by pierrot Fri Jan 03, 2020 4:22 pm
This is a bit of a math intensive random thought, but I was working on some DSP recently, and was looking at the bilinear transform method of IIR (infinite impulse response) filter design. It's just a way to transform the s-plane (complex representation of the Laplace domain) to the z-plane (analogous to the Laplace domain, but for a discrete system). So it's a transform on a transform, but it's just one of the mappings that allows for conversion of a continuous-time linear system transfer function to a discrete-time system TF. The mappings need to, ideally, maintain system stability, though; in the s-plane that means that the poles of the continuous-time system TF need to fall in the left half of the plane (left of the imaginary axis; negative real part), but for discrete-time systems, poles need to be within the unit circle for the system to be stable. This also means the imaginary axis of the s-plane needs to be mapped onto the unit circle. One really simple mapping is just to transform the s-plane poles into a vector, as with a first-order system: z = e^(sT), where "s" is the complex pole location, and "T" is the sampling time interval. Using the laws of exponentials, it's trivial to show that the real part of the pole becomes the magnitude of the vector, and that any negative real number will result in a magnitude less than one (eg. e^-(rT) = 1/e^(rT)). So system stability is maintained. The imaginary part of the pole becomes the phase, but for this impulse invariance method, there's a many-to-one mapping of the imaginary axis to the unit circle, which means there are infinite spectral copies of the system response over the frequency band from zero to half the sampling frequency. That's fine if the system is band-limited, but it means it's limited to applications of low-pass, and band-pass filters. This is where the bilinear method comes in. It maps the entire imaginary axis of the s-plane (from 0 to infinity) to the perimeter of the unit circle from zero to pi (0 to negative infinity --> 0 to -pi). This removes the need for band-limiting, since it's a one-to-one mapping of the entire frequency range, but it does cause a "frequency warping." So high-pass and band-rejection filters can be implemented with the bilinear method, but it requires 'pre-warping' for practical applications.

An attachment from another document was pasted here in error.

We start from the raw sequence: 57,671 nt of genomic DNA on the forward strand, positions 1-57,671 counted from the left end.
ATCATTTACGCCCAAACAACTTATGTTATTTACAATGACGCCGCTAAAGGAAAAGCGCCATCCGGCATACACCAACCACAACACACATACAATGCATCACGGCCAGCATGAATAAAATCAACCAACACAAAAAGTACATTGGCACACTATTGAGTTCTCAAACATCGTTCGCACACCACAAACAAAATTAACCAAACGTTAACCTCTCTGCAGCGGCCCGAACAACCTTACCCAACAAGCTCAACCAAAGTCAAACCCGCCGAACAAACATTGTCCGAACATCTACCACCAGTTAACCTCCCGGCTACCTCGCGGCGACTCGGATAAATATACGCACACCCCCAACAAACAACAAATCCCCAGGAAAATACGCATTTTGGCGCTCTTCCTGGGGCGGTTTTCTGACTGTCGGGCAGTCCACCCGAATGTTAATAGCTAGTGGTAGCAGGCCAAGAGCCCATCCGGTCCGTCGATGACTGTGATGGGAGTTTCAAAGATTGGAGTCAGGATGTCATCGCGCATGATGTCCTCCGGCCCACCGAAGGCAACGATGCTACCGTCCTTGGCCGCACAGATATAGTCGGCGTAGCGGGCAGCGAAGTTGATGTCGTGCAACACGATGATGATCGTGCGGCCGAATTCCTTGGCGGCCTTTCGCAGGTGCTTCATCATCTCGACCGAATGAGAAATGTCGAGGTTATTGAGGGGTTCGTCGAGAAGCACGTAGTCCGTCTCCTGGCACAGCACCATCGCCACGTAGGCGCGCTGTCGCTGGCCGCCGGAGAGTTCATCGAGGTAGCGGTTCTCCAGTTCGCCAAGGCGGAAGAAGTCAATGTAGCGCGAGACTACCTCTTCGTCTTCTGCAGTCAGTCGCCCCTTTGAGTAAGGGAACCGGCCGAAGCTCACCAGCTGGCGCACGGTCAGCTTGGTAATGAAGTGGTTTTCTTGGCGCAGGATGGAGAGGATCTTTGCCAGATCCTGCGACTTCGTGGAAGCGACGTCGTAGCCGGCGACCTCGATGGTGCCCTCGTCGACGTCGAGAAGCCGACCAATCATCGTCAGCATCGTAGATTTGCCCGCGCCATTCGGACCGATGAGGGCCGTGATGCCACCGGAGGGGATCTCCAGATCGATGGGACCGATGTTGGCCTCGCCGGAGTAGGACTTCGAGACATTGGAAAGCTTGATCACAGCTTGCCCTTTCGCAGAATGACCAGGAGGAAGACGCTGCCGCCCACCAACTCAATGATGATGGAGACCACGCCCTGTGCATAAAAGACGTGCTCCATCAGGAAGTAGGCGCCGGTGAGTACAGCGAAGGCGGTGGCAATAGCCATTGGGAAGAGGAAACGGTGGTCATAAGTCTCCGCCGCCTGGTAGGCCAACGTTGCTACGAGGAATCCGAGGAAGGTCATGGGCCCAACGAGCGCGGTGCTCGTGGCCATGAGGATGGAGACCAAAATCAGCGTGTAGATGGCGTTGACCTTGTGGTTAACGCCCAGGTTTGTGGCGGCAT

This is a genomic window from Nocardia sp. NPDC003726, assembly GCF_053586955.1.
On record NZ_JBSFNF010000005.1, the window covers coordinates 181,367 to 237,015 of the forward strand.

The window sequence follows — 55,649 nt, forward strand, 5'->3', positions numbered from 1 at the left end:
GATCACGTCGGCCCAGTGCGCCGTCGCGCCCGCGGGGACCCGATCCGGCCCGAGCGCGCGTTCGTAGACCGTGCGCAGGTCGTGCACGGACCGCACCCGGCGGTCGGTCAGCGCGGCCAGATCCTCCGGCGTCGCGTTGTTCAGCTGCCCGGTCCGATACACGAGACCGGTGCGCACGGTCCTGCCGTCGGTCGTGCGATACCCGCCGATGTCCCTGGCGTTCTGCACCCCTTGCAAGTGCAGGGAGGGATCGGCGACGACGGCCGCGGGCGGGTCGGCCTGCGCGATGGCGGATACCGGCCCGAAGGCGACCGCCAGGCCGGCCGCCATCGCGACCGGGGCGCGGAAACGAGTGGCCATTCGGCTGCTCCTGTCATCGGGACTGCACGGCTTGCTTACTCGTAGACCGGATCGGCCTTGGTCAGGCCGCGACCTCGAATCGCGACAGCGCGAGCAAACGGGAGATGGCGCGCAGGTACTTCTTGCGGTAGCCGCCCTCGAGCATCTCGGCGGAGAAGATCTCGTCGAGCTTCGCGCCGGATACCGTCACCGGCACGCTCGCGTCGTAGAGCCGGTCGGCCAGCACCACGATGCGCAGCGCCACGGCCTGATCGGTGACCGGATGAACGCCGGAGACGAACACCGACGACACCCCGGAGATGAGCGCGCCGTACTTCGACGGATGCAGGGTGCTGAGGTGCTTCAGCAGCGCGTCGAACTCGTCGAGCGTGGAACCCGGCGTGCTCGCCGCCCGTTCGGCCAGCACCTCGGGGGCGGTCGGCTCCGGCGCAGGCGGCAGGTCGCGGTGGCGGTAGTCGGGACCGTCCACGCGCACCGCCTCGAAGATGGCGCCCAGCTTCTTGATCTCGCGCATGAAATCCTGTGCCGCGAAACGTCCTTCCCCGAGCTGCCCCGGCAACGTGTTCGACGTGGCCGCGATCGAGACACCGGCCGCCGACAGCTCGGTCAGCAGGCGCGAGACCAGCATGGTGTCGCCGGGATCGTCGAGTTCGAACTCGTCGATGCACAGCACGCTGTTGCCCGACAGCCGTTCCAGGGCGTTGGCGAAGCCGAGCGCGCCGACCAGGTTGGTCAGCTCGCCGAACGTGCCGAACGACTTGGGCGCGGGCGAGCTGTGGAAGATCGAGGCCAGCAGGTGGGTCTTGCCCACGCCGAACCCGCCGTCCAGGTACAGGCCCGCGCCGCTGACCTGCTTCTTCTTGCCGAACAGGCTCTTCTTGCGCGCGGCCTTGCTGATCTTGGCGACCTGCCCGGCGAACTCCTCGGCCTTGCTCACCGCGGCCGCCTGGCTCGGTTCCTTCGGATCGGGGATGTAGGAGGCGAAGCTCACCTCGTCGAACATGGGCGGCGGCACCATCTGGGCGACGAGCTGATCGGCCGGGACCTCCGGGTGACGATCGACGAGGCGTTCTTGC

If you made it this far, the tl;dr is basically that, without really giving it any consideration, i wondered if bilinear texture filtering could actually be using IIR filters designed with the bilinear transform method. obviously the answer is no, it's just a bilinear interpolation (I did look into it). I say, "obviously," because the usefulness of that type of filter would be limited to band-rejection. Other transformation methods would be better for low-pass and band-pass filtering. Also, up-sampling isn't exactly filtering. So, once again, computer science screws the pooch on naming. I saw a note, in relation to the bilinear "filter," about it being a "weighted average" of inputs, though; which is really code for an FIR (finite impulse response) filter. FIR filters don't use feedback, and can have much steeper rolloff in the transition band, with much less design work, because the order of the filter is determined by the number of input samples. So an n-tap (-sample, -bit register) FIR filter has n-th order (n*20 decibel decay per decade). By contrast, the order of an IIR filter is typically determined by the number of poles of the system. That shit gets wild after about four poles. It's all just polynomials, either way, but there are a lot of simple tricks with FIR filters, so it's a bit easier to make a nearly ideal filter. Plus the impulse response has to have even symmetry about the (n-1)/2 -th input for linear phase. It can also be shifted, and symmetric about zero, which results in zero phase, but that's non-causal, so it can't really be used for real-time applications.
Anyway, it's kind of a stupid random thought, but I needed to get it off my chest.